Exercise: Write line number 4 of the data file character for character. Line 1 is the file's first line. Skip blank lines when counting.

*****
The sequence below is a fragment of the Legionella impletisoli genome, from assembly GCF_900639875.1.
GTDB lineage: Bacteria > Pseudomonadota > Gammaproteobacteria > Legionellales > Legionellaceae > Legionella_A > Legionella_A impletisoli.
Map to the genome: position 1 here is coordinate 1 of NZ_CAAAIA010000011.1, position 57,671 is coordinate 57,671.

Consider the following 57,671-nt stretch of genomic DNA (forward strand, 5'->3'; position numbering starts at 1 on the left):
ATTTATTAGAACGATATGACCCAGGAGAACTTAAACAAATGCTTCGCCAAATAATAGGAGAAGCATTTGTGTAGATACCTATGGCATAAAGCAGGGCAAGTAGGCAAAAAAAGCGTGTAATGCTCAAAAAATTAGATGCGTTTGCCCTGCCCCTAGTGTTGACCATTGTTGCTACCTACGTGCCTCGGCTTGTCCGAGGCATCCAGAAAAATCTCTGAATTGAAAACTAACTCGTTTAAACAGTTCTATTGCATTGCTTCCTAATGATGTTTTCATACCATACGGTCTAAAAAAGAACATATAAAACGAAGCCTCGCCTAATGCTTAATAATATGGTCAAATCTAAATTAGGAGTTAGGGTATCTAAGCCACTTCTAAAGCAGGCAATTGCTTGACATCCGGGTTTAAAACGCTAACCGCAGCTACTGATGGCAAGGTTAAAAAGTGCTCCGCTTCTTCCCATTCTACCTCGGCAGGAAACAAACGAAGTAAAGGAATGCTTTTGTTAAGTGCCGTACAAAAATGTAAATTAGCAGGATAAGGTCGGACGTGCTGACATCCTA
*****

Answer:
Consider the following 57,671-nt stretch of genomic DNA (forward strand, 5'->3'; position numbering starts at 1 on the left):